Table of contents

I use tech devices a lot, maybe too much, but I don’t dive in too technically. The few times I have to get things done with more technical tools, I need some reference.

CLI - Terminal commands

change screenshot format

defaults write type jpg
killall SystemUIServer

### External links


Scripts for the awesome ExifTool. I use them as part of my photo importing workflow.

All of these scripts must be followed by the path of the image or the directory containing multiple pictures.

Show metadata

exiftool -s -G

-s is used to show the names in ExifTool commands format. e.g.: instead of “Create Date” you see “CreateDate”

-G is used to show the metadata Group to which the metadata tag belongs.

File renaming

Rename files based on their date and time data.

Images shot at the same moment (photo bursts, for example) are being sorted with increasing single-digit indexes.

Since there are many parameters which might contain conflicting times, there are several different tags which can be analyzed. I sorted them such that the first ones are the ones which are more likely to be found but probably not exact, while the last ones are very precise tags, but less likely to be found in an image metadata.

exiftool '-FileName<FileModifyDate' -d %Y.%m.%d\ -\ %H.%M.%S%%c.%%le -r
exiftool '-FileName<DateTimeCreated' -d %Y.%m.%d\ -\ %H.%M.%S%%c.%%le -r
exiftool '-FileName<CreateDate' -d %Y.%m.%d\ -\ %H.%M.%S%%c.%%le -r
exiftool '-FileName<DateTimeOriginal' -d %Y.%m.%d\ -\ %H.%M.%S%%c.%%le -r
exiftool '-FileName<GPSDateTime' -d %Y.%m.%d\ -\ %H.%M.%S%%c.%%le -r

adding -r is used to make the analysis recursive, which means that subfolders are scanned, too.


Organize files in directories based on each image’s dimensions (resolution)

NOTE: the directories are created in the working directory


Move files to folders based on year and month

exiftool '-Directory<FileModifyDate' -d /path/to/directory/%Y/%Y.%m -r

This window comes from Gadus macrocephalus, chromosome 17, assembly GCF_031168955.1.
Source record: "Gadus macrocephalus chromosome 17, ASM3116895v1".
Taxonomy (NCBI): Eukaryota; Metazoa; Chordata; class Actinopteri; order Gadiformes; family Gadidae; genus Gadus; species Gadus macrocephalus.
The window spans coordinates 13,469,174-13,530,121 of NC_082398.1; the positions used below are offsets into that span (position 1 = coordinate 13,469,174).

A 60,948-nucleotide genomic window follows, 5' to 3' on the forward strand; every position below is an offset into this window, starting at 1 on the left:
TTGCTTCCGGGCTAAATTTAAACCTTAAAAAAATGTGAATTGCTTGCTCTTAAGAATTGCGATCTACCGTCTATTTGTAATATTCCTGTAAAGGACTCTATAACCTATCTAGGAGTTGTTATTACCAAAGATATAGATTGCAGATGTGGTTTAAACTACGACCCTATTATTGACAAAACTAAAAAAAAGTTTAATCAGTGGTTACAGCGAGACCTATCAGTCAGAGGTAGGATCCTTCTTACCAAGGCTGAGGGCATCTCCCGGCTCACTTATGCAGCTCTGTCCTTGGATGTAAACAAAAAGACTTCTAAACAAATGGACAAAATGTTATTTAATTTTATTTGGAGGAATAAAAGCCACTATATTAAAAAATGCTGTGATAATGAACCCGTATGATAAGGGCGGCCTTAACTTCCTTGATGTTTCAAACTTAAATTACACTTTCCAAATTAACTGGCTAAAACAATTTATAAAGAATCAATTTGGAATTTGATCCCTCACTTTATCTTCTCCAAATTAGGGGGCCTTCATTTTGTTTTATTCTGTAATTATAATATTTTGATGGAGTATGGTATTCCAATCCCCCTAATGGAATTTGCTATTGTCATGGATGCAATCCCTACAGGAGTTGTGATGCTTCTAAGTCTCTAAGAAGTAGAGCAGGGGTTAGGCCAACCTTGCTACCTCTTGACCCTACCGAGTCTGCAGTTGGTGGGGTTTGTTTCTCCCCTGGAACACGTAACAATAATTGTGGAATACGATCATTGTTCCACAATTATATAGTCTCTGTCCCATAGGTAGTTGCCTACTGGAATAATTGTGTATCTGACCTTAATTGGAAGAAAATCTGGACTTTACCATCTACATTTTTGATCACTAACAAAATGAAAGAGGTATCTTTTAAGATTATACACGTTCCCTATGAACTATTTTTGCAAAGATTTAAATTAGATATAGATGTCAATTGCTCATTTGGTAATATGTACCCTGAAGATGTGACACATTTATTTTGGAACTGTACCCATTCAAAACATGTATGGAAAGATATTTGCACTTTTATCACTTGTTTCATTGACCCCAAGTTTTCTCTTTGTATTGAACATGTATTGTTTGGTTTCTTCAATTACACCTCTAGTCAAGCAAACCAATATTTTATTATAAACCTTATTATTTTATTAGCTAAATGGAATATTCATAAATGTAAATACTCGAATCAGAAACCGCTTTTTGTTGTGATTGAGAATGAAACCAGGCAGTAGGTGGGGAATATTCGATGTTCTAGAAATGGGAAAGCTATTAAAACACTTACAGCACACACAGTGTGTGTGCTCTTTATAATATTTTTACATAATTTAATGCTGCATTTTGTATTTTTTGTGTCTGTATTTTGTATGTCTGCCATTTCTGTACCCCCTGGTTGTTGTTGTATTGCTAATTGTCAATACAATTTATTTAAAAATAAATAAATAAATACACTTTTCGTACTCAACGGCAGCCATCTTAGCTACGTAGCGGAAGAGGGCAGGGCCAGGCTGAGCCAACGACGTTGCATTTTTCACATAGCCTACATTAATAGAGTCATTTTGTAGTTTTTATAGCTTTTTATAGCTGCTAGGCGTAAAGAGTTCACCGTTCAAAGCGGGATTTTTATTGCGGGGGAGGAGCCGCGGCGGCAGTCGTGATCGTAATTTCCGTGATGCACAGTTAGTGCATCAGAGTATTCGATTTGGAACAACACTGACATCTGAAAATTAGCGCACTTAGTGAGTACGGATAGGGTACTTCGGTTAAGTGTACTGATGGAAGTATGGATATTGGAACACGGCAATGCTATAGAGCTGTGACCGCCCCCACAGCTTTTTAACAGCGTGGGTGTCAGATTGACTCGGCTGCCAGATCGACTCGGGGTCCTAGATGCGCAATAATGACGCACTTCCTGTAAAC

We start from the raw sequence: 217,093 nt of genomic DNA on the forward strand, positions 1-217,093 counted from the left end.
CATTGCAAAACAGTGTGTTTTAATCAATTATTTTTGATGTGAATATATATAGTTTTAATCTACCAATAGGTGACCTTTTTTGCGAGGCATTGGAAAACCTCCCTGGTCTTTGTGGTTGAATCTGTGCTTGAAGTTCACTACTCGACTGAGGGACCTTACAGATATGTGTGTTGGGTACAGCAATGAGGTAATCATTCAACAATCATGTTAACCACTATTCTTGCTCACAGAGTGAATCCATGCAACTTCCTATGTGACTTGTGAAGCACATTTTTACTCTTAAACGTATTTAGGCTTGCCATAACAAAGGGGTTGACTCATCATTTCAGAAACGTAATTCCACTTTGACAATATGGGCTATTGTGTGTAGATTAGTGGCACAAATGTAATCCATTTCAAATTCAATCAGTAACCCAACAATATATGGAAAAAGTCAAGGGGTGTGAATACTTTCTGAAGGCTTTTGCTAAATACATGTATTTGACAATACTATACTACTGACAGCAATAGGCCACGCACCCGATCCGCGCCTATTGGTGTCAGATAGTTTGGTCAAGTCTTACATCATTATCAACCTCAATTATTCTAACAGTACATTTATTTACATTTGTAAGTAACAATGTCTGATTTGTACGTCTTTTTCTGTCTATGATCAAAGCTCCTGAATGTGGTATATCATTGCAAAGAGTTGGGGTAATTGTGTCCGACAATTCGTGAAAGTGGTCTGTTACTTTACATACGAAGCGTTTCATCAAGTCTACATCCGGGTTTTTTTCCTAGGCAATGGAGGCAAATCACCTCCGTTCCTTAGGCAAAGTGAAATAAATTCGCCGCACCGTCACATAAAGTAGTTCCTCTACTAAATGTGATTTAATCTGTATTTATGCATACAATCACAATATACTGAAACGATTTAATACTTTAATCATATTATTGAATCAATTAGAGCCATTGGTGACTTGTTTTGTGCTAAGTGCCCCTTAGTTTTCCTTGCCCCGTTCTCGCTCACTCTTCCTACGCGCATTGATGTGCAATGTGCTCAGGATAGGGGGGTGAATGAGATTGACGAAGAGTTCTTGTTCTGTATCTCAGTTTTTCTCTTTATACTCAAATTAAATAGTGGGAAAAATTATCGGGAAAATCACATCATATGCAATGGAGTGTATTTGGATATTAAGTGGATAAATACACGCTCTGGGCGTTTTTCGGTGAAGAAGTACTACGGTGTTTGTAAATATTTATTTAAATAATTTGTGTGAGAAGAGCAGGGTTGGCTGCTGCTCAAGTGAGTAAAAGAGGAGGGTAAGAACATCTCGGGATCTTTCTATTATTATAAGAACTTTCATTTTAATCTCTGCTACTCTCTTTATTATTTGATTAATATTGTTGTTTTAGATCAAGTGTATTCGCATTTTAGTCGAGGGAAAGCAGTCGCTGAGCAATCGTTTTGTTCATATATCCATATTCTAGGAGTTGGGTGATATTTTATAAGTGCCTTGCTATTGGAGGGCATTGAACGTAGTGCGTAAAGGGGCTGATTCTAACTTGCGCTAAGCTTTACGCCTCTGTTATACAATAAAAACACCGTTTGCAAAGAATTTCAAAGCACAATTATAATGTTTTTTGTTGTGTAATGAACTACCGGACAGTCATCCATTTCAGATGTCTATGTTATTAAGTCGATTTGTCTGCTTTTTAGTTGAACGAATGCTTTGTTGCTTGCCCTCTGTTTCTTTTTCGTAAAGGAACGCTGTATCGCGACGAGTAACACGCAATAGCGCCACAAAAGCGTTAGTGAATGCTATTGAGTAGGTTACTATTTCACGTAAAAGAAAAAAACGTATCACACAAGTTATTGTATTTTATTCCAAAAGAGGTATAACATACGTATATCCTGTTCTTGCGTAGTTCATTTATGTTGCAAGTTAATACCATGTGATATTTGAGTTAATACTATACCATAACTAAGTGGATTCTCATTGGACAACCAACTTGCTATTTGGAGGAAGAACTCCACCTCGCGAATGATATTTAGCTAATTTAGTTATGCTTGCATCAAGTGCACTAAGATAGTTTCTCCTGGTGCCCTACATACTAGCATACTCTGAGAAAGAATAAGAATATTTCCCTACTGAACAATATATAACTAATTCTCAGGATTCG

exiftool '-Directory<DateTimeCreated' -d /path/to/directory/%Y/%Y.%m -r
exiftool '-Directory<CreateDate' -d /path/to/directory/%Y/%Y.%m -r
exiftool '-Directory<DateTimeOriginal' -d /path/to/directory/%Y/%Y.%m -r
exiftool '-Directory<GPSDateTime' -d /path/to/directory/%Y/%Y.%m -r

add -o after exiftool to copy each image instead of moving it.


Commands above are a personal adaptation of the ones I found from the following sources:




  • Every docker container has an IP assigned by default
  • by default, docker doesn’t assign a terminal to a container when it’s run
  • Docker has a built-in DNS serves that allows containers to resolve each other
    • DNS server runs at

to list all running containers

docker ps

to list running and non-running containers

docker ps -a

to list all the details about a container

docker inspect some-container

to see all the logs of a container running in a background

docker logs some-container


docker run some-image
  • add -d to
  • add -it to run an image in an interactive way
    • add -i to check for input
    • add -t to prompt on terminal
  • -p 80:5000 port-where-user-access:port-of-docker-container
  • to store data in an external directory docker run -v /opt/daradir:/var/lib/some-app some-app
  • -e ENVIRONMENT_VARIABLE=VARIABLE some-app to change an environment variable


To find which network you’re in, use the inspect command


private and internal network


no attachment to any network

docker run some-app --network=none


to access from the web

docker run some-app --network=host


Docker files are in /var/lib/docker


  • how can I know the Docker Host IP address?

suggest edit

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